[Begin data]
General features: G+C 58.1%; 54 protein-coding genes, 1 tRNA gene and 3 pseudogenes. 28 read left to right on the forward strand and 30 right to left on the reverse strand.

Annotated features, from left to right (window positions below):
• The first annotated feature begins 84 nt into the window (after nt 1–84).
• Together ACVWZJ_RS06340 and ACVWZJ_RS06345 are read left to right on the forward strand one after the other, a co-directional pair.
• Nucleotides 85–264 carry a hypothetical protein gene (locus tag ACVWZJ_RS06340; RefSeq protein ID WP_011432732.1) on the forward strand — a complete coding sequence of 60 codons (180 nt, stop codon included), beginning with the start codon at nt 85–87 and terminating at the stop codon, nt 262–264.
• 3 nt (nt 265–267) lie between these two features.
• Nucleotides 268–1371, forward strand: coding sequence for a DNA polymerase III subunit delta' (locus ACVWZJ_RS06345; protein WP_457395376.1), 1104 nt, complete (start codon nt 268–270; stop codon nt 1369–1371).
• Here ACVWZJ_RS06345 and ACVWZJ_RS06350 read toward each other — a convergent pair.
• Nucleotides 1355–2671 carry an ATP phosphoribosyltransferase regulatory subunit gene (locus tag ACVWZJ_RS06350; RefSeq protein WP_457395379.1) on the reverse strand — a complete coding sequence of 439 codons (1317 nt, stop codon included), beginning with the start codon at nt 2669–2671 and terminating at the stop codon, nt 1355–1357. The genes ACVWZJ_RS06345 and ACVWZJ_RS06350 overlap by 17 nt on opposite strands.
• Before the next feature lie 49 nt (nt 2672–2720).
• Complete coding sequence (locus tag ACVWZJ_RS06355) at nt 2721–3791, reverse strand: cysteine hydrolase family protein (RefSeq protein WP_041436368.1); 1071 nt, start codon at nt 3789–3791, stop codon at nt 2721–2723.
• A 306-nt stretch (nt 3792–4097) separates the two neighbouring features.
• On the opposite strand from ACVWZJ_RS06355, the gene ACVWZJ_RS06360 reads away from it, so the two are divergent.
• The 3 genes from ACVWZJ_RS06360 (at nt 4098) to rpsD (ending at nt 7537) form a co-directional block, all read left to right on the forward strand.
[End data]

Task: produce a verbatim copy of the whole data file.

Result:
General features: G+C 58.1%; 54 protein-coding genes, 1 tRNA gene and 3 pseudogenes. 28 read left to right on the forward strand and 30 right to left on the reverse strand.

Annotated features, from left to right (window positions below):
• The first annotated feature begins 84 nt into the window (after nt 1–84).
• Together ACVWZJ_RS06340 and ACVWZJ_RS06345 are read left to right on the forward strand one after the other, a co-directional pair.
• Nucleotides 85–264 carry a hypothetical protein gene (locus tag ACVWZJ_RS06340; RefSeq protein ID WP_011432732.1) on the forward strand — a complete coding sequence of 60 codons (180 nt, stop codon included), beginning with the start codon at nt 85–87 and terminating at the stop codon, nt 262–264.
• 3 nt (nt 265–267) lie between these two features.
• Nucleotides 268–1371, forward strand: coding sequence for a DNA polymerase III subunit delta' (locus ACVWZJ_RS06345; protein WP_457395376.1), 1104 nt, complete (start codon nt 268–270; stop codon nt 1369–1371).
• Here ACVWZJ_RS06345 and ACVWZJ_RS06350 read toward each other — a convergent pair.
• Nucleotides 1355–2671 carry an ATP phosphoribosyltransferase regulatory subunit gene (locus tag ACVWZJ_RS06350; RefSeq protein WP_457395379.1) on the reverse strand — a complete coding sequence of 439 codons (1317 nt, stop codon included), beginning with the start codon at nt 2669–2671 and terminating at the stop codon, nt 1355–1357. The genes ACVWZJ_RS06345 and ACVWZJ_RS06350 overlap by 17 nt on opposite strands.
• Before the next feature lie 49 nt (nt 2672–2720).
• Complete coding sequence (locus tag ACVWZJ_RS06355) at nt 2721–3791, reverse strand: cysteine hydrolase family protein (RefSeq protein WP_041436368.1); 1071 nt, start codon at nt 3789–3791, stop codon at nt 2721–2723.
• A 306-nt stretch (nt 3792–4097) separates the two neighbouring features.
• On the opposite strand from ACVWZJ_RS06355, the gene ACVWZJ_RS06360 reads away from it, so the two are divergent.
• The 3 genes from ACVWZJ_RS06360 (at nt 4098) to rpsD (ending at nt 7537) form a co-directional block, all read left to right on the forward strand.